David A. Schwinghammer
· Soldier's Gap
· Mengele's Double, Chapter 9
· Seminary Boy, a memoir
· Fisher of Men, Chapter Nine
· Soldier's Gap, Chapter Three
· Honest Thief, Tender Murderer, Chapter Nine
· Fisher of Men, Chapter 8
· Honest Thief, Tender Murderer, Chapter Eight
· Mengele's Double, Chapter Eight
· Bereavement Blues
· Fisher of Men, Chapter 7
· The Lusitania, book review
· The Wilderness of Ruin, book review
· A Beautiful Mind, book review
· Another Planet, book review
· The Three Stooges, book review
· The God Particle
· Empire of Sin, book review
· Science at the Edge, book review
· Obama, a Modern Caesar?
· Americans Need to Pull Together
· Widow's Peak
· Alumni Game
· Girls Who Wear Glasses
· The Do Drop Inn
· Ode to Neve Campbell
· Jacks or Better 101
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A new study says four percent of our
nation's execs have a mental problem.
According to a study by New York psychologist Paul Babiak, four percent of our nation’s business execs are psychopaths, compared to only one percent in the regular population.
How could this happen? According to Babiak, psychopaths are simply good actors, good at manipulation, charm, and intimidation. They are also extremely charismatic individuals who like risk taking. They also have no conscience, show little empathy for others and have the ability to read body language, and can actually “get inside your head.”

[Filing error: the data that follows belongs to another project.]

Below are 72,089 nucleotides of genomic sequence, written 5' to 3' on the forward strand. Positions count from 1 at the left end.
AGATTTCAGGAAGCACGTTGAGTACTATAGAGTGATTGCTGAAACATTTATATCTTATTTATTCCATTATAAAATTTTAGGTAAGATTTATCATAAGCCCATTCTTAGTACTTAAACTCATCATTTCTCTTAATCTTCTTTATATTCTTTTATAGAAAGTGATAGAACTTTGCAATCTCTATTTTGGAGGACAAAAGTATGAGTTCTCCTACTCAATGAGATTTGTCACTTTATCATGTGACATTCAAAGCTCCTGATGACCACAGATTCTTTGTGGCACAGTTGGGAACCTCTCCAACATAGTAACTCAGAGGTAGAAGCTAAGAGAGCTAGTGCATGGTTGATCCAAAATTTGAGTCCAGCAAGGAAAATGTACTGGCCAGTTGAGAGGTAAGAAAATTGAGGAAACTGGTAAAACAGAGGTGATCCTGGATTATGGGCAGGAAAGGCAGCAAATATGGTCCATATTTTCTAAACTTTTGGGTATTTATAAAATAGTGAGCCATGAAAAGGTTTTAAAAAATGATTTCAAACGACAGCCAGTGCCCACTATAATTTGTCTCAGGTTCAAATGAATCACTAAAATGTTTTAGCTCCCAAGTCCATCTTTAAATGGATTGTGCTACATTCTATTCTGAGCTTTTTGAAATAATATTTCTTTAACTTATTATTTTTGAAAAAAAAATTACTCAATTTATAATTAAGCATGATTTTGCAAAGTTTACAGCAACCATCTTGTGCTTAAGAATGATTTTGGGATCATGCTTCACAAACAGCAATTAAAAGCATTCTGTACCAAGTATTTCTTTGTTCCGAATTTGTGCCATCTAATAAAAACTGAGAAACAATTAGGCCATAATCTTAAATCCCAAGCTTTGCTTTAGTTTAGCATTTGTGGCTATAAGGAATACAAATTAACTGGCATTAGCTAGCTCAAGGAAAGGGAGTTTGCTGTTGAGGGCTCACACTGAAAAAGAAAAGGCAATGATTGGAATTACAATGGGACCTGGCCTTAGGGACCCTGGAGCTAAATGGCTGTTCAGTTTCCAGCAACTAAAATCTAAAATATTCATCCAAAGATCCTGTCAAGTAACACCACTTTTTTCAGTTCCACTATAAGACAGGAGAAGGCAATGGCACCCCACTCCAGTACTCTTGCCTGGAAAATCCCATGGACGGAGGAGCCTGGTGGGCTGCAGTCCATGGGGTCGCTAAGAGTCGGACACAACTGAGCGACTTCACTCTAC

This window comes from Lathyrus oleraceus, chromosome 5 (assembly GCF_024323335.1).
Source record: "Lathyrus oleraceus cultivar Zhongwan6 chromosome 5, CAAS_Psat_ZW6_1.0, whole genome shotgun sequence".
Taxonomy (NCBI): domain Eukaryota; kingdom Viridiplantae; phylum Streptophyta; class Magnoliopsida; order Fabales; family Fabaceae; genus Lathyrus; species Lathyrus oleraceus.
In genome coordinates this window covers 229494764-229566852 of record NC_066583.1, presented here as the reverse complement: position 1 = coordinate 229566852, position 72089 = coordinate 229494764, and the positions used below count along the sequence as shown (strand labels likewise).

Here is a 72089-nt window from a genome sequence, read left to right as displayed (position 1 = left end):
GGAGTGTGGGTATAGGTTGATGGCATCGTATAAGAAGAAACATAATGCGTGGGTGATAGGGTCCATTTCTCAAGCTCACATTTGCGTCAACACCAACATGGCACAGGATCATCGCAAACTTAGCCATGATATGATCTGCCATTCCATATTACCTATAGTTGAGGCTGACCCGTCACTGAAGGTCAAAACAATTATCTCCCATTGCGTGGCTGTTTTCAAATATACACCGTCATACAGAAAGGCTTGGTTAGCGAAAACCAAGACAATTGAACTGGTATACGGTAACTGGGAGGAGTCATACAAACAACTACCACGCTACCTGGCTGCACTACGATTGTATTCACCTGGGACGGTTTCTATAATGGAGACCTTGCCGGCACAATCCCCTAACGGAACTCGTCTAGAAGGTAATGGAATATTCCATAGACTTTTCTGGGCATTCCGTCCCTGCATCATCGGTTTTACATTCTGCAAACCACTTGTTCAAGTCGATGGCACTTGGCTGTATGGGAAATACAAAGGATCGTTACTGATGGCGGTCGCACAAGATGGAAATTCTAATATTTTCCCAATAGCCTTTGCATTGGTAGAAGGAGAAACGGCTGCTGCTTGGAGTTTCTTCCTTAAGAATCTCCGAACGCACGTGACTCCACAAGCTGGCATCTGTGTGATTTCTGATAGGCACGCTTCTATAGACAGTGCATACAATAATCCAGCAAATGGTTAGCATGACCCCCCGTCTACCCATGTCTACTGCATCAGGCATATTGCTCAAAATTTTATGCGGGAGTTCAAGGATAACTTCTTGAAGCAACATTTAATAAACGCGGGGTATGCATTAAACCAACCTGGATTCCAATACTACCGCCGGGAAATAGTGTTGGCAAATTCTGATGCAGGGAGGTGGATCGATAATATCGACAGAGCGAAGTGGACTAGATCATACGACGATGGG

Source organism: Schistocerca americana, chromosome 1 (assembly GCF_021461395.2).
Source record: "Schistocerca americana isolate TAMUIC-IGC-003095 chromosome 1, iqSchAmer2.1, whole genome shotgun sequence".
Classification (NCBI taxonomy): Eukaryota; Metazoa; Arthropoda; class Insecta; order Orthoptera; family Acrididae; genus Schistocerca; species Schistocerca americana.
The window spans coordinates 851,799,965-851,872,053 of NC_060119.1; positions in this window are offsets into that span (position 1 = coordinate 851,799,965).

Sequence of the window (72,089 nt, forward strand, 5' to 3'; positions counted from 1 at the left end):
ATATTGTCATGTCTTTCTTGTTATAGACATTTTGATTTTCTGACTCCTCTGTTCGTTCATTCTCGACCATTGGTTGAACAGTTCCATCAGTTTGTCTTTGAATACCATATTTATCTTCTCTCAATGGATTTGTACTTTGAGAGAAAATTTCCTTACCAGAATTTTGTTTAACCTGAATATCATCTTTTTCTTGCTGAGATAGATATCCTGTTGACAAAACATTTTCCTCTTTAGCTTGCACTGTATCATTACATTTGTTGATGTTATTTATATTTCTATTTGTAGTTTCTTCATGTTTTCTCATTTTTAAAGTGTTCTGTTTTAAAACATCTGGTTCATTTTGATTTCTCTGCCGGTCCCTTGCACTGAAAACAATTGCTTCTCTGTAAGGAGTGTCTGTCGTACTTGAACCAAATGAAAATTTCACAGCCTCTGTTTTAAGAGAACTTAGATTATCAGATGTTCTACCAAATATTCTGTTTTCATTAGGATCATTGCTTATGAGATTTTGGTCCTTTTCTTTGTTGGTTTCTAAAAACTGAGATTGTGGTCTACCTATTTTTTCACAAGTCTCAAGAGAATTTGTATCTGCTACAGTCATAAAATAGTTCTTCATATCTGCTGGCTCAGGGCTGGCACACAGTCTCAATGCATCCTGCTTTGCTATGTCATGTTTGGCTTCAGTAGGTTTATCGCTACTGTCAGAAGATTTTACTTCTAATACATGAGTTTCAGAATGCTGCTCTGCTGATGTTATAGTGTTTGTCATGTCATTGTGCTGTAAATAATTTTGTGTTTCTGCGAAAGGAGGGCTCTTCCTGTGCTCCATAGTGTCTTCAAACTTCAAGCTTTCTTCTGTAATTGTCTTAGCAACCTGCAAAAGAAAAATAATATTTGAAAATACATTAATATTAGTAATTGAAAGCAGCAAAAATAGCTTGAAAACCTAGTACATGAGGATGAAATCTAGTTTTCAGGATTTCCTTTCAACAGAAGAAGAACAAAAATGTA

Babiak and University of British Columbia professor Bob Hare, the world’s preeminent expert in psychopathic mental disease devised an 111-point questionnaire and gave the test to various business leaders. The results were revealed in a documentary “Are You Good or Evil?” televised by BBC2.
So, how do you tell the difference between a talented young executive and a psychopath? Babiak says brain scans for psychopaths are similar. So how do you get a high-flying exec to take a brain scan? Tell the conceited jerk he/she has an exceptionally high I.Q. and you want to see what areas of his/her brain are different than the regular population. That’s my idea, not Babiak’s. Hey, cops can lie to crooks to get a confession, why not scientists?
We’ve got a corporate raider running for president and another who told the Wall Street Occupiers to “Get a Job” and to “Take a Bath” as if they were all just a bunch of hippies. The Wall Street Occupiers include senior citizens, union members, blue collar workers, and students. When the Tea Party Activists spit on black congressmen, sent used condoms to congresswomen, shouted down democratic candidates during town hall meetings and debates, and threatened to kill Joe McGinniss who was writing a book about Sarah Palin that was fine with Gingrich. When the Wall Street Occupiers try the same tactics they are removed by the police and sometimes arrested when they refuse to move.